Behind them, birds fluttered in and out of the tall dried grasses, filling the evening air with their calls and cries. Mice, rats, and gophers scampered and rustled home through the underbrush. Tiny finches darted, keeping away from the larger birds, and overall, the three red-tail hawks circled, climbing, then gliding and banking. The tiny old woman leaned heavily on her stick and pivoted to face the raucous field. She kept her left hand on the stick, raising her face and her right palm to the skies. In a voice that seemed far too loud and strong for her frail body, she cried out,

“Draw a peace over this teeming field–

wildlife calling, crawling, rising, taking flight.

Blanket this space in quiet, still life

waiting on breathless wing for summoning.”

Later they would all say that they had probably imagined it, but it seemed at that moment as if the noisy field before them did calm as if soothed by the funny words of this strange new neighbor.

Kerith felt her face heat as she tried to think of what to say. She felt the weighty expectation of good manners, certain that she was required to say something polite in response to what this odd little woman had just done. At the very least,  she must take charge before one of the younger children broke free of their bewilderment and said what they were thinking. Fortunately for her,  she was rescued by the little woman, who seemed to see no need for anyone else to speak.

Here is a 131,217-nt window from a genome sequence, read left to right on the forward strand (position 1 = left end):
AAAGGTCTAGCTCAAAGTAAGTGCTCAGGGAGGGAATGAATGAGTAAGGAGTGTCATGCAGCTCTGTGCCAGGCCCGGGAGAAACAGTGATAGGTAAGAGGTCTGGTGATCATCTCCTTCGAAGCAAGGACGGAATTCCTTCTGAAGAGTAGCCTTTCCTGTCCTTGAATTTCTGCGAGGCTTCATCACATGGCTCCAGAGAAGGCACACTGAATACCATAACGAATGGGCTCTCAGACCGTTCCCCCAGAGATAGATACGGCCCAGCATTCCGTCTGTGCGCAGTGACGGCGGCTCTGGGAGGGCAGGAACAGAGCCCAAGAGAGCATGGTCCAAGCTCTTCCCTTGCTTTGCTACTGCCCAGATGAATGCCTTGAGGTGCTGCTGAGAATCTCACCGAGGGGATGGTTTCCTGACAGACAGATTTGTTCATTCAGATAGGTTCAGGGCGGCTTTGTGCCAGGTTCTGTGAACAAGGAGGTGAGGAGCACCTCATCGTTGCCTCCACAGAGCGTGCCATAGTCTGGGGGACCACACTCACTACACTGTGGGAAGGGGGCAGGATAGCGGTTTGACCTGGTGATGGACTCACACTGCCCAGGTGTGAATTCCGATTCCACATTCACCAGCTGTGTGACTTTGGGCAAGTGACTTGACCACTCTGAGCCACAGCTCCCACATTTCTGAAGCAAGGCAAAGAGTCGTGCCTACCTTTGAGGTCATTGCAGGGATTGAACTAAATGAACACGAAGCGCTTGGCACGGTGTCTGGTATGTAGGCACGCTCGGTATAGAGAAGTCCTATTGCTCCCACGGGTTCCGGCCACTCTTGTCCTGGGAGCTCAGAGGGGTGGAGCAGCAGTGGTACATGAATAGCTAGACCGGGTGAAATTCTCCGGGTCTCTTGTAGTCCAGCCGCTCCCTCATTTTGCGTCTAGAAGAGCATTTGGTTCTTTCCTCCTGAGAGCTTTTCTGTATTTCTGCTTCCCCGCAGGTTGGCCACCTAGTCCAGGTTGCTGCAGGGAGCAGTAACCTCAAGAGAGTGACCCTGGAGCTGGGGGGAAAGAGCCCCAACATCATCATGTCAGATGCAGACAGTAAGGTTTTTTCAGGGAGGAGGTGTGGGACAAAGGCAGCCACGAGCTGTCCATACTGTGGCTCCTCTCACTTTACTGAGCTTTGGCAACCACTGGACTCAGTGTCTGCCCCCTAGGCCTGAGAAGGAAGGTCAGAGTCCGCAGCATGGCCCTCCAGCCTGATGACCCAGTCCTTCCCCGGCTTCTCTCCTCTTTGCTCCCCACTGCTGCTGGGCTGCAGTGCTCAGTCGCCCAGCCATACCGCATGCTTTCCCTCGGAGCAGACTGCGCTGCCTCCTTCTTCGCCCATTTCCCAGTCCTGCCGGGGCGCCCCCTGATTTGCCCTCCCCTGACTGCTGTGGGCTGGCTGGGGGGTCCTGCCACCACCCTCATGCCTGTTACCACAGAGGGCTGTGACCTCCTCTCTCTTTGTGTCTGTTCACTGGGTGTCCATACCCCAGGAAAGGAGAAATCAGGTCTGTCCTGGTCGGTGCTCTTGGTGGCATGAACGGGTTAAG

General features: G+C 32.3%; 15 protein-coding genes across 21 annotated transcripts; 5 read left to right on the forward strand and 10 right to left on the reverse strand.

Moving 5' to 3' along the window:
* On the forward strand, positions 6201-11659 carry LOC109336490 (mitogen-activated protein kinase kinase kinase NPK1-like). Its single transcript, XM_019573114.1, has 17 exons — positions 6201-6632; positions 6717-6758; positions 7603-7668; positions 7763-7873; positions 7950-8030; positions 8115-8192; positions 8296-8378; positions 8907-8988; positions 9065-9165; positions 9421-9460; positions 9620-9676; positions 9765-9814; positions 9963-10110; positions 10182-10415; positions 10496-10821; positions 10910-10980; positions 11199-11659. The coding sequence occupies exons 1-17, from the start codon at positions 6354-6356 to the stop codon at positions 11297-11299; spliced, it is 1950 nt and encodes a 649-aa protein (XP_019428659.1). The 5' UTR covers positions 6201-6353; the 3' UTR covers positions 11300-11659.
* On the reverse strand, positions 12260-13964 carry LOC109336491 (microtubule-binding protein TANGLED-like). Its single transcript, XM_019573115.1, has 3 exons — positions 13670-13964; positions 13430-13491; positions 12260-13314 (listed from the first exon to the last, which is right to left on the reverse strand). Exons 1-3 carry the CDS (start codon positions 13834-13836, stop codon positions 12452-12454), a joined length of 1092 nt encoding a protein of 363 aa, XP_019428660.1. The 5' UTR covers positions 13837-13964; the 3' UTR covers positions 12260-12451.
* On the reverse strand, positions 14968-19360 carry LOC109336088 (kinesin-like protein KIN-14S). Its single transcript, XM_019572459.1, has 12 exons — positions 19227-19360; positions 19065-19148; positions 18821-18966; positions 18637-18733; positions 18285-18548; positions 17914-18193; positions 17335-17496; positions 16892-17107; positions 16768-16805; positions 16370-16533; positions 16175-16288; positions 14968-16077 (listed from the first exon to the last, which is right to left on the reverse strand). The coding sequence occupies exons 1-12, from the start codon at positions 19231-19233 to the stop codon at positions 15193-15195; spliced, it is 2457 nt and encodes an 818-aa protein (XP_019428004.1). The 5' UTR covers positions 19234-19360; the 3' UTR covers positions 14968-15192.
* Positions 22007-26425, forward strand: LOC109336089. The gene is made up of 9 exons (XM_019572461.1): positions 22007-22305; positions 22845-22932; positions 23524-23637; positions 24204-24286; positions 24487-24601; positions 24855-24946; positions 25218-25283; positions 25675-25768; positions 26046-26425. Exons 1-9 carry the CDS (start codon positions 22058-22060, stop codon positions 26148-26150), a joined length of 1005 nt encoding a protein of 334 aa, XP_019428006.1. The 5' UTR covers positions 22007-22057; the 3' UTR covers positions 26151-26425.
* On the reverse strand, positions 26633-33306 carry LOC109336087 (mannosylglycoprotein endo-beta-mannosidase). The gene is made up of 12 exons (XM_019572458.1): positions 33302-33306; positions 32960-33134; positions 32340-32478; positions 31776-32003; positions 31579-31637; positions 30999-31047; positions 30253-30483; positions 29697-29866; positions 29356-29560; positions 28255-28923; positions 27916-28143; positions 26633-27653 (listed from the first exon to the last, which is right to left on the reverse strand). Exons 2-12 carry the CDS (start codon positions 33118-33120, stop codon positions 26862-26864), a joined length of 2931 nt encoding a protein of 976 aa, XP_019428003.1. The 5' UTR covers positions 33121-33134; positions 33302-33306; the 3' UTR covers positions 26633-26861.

“Well,” she said, with such force that all five of them fixed their eyes on her wrinkled face. She was not looking at them. She had turned around to face the low mountains that rimmed the far side of their property.  There the sun seemed to rest on the mountain tops, a hesitation that bathed the valley below them in soft, golden light. “The whole world is a great cathedral, far more magnificent than anything man has ever created, don’t you think? It’s a wonder anyone bothers.” She tapped her stick against the asphalt and Joshua expected to see sparks, or smoke, or something fly out from the point of contact. She shrugged and smiled at them. “Well, thank goodness they did, yes? Create things, I mean. The cathedrals, sculptures, paintings, magnificent compositions. They’re so inspiring, don’t you think?  When I see them or hear them, or when I’m outside on an exquisite evening like this, I always want to create something great and beautiful to make other people feel the same way.”  She smiled at them again, her large eyes glinting in the fading light.

Kerith wanted to shout, “Yes! Yes, I know exactly what you mean! She wanted to run home, pull out a canvas, a sketchpad, oils, acrylics, a pencil–anything–and create.  Heck, she was tempted to drop to one knee in the dirt and start tracing her finger in the dry brown earth.

As usual, though, round-eyed, freckle-faced Zelda was the first to speak, “I have no idea what you’re talking about.”